Six months on Tinder... and how it Changed my Outlook on Dating.
As part of the Honoured team, I've tried many different dating sites in the name of Honoured in order to review it for you lovely lot.
But my joining of Tinder came from slightly different circumstances.
Out with my friends at the pub, I joined Tinder so my friends and I could look through and swipe, almost as if it were a game. At the time I thought nothing of it, but looking back now, this should have been my first warning sign.
So here is an account of how six months of Tinder changed both my perspective of online dating, but also helped me learn a lot about myself.
Firstly, it should be recognised that Tinder is, in many ways, a very successful dating app. As an app, it functions very well and I've never had any problems with how it works and I think perhaps its simplicity is why it is so popular.
The first few days were exhilarating. I began to enjoy the buzz I got from being able to swipe no endlessly through this bottomless collection of men.
I began to feel empowered from every rejection I served out.
As time went on, I also noticed how shallow I was becoming as a person. At first, I would only reject based on their whole profile, but that soon faded to their age, profile picture, if they mentioned the word "adventure", or on really shallow days, their name.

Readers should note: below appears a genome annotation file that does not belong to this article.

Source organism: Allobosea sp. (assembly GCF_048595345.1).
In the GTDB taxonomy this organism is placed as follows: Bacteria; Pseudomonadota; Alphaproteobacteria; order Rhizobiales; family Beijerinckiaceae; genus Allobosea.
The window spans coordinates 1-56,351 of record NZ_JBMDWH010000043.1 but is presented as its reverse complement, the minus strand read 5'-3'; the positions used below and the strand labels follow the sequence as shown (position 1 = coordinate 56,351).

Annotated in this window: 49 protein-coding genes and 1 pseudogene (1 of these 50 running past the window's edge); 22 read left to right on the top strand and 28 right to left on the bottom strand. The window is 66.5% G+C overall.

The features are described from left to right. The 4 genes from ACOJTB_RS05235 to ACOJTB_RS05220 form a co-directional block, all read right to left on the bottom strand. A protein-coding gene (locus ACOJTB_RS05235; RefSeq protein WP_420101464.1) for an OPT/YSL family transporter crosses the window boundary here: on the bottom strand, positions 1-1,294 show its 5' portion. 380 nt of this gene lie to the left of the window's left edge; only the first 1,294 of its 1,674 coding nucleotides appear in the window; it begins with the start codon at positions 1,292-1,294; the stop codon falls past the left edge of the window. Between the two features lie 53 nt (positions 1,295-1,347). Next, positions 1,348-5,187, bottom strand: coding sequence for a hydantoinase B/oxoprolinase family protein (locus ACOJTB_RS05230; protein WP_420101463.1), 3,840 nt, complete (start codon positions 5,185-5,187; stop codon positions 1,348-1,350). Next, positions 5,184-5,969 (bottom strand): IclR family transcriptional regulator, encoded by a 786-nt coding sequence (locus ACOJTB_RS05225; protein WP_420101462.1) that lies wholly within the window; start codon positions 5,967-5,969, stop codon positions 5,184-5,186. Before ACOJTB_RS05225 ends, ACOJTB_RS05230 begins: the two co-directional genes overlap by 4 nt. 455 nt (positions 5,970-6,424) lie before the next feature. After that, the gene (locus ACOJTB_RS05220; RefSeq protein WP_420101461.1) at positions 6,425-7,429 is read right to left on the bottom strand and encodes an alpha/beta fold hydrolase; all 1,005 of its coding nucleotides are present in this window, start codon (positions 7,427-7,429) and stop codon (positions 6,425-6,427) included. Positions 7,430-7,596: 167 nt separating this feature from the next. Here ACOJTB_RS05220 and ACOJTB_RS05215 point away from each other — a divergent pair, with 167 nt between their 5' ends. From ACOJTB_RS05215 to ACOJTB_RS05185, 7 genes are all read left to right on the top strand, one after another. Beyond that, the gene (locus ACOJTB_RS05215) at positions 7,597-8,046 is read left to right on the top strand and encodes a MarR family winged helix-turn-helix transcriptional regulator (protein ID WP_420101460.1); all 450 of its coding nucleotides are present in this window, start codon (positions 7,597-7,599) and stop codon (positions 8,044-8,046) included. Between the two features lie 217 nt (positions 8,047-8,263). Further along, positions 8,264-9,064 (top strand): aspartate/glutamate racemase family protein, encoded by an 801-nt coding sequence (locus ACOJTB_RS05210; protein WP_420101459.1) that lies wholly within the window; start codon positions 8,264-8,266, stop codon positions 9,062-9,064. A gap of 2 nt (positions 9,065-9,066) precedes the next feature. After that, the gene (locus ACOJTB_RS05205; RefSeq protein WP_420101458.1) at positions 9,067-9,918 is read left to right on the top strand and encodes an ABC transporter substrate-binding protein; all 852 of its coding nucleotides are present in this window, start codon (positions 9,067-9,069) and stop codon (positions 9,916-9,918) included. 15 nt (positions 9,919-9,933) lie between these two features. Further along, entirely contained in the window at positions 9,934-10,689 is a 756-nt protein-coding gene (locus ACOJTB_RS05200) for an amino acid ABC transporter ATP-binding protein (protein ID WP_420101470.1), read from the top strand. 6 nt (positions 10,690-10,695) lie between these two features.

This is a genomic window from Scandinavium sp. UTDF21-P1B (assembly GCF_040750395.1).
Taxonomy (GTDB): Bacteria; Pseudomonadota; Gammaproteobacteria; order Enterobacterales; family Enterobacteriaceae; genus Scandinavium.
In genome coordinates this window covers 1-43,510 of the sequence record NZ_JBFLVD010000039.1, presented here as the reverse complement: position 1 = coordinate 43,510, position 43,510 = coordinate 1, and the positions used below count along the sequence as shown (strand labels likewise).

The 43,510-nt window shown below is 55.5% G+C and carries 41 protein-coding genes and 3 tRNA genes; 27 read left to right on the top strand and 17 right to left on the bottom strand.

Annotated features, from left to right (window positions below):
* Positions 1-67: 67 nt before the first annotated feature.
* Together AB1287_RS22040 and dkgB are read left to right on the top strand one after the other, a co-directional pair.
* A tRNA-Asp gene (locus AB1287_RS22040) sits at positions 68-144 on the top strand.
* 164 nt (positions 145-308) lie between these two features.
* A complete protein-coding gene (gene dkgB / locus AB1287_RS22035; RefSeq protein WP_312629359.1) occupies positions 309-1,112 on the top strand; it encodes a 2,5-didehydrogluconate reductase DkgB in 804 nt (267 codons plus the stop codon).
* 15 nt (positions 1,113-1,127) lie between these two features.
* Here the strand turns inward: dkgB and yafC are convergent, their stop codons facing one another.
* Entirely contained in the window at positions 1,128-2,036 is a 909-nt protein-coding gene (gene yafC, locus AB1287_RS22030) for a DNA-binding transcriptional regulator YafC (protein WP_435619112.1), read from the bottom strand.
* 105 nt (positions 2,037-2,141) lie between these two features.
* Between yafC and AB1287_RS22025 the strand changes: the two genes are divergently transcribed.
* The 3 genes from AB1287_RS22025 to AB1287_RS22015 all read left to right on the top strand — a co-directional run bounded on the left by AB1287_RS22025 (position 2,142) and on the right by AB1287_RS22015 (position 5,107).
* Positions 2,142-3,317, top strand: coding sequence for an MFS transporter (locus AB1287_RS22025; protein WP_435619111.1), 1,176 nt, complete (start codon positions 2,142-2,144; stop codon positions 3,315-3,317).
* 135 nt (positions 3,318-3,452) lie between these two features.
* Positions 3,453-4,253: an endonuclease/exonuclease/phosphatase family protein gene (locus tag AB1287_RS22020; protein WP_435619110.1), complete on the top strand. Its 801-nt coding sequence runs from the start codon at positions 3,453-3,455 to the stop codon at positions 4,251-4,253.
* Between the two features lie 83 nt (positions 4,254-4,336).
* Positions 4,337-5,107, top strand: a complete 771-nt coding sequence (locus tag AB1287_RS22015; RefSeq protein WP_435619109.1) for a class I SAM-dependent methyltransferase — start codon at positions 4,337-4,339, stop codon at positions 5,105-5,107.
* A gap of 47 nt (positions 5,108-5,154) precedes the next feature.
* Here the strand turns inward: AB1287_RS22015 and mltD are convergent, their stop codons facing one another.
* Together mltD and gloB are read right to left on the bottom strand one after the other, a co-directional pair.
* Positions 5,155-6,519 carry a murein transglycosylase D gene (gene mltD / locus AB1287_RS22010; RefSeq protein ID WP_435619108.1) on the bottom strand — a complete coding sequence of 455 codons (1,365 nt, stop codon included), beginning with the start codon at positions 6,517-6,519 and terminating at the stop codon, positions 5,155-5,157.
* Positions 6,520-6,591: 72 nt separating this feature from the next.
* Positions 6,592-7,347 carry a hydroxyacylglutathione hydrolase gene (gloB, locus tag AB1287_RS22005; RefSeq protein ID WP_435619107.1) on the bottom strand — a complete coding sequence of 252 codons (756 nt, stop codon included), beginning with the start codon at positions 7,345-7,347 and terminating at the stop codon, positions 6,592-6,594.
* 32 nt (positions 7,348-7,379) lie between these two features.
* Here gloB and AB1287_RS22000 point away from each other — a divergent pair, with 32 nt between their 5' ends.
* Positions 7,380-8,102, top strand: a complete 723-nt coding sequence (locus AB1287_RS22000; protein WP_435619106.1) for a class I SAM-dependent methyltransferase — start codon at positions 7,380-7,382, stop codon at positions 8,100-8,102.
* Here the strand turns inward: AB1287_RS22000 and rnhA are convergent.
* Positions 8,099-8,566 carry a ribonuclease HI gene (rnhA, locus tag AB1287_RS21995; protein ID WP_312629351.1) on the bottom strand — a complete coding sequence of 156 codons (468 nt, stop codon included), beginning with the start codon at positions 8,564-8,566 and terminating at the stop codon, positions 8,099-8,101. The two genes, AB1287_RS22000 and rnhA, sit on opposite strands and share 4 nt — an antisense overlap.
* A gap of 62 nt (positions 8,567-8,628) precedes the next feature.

Perhaps the most addictive thing became that with every swipe, Tinder offered the hope that my dream person might be there, if only I keep swiping.
Tinder doesn't speak of the commitment a relationship takes, so much so, that when you do match with someone, it asks if you wish to speak or "keep swiping". This instantly tells me that the grass could still be greener, that better could still be out there before I've even said hi to someone who bothered to swipe right for me.
I've noticed that this option to "keep swiping" is on many sites and, to be honest, I'm yet to work out what could be a better option, but for now, it just doesn't sit well with me.
I'm now making a conscious effort (on all dating sites), that when I match, I talk first.
Here's what it taught me about the culture of Online Dating...
Tinder has a reputation for being an app for "hook-ups". A place to find a one-night stand or a fling... I actually disagree.
Yes, I got some horrendously seedy conversation starters from a few men, but I also had some good conversations, even conversations about church and Jesus.
Not everybody on Tinder is looking for "fun", some are genuine people, trying to navigate their way through this form of dating. But sadly, because of its reputation, it is trickier to be honourable in your swiping.
SO, here's my review of Tinder:
1. You don't have to rule it out. If you're committed to what you're looking for, I see no reason why this pool of people aren't worth considering.
2. You need to protect yourself. By this, I mean be aware not to become the shallow person I became. Watch how often you swipe without looking at the person, keep an open mind.
3. This isn't a "Christian" dating site. Tinder is not specifically for Christians, so the pool of Christians is quite limited and it's often not clear what someone believes. If this is what you want, I'd recommend trying apps like SALT, that have the heart of Jesus at its centre.
I'm personally choosing not to use Tinder anymore. Not only did I dislike the way it portrayed dating, but more importantly, I didn't like who I became.
If you are keen on trying internet dating, find the one that works for you.
But remember, Be an Honourable Swiper.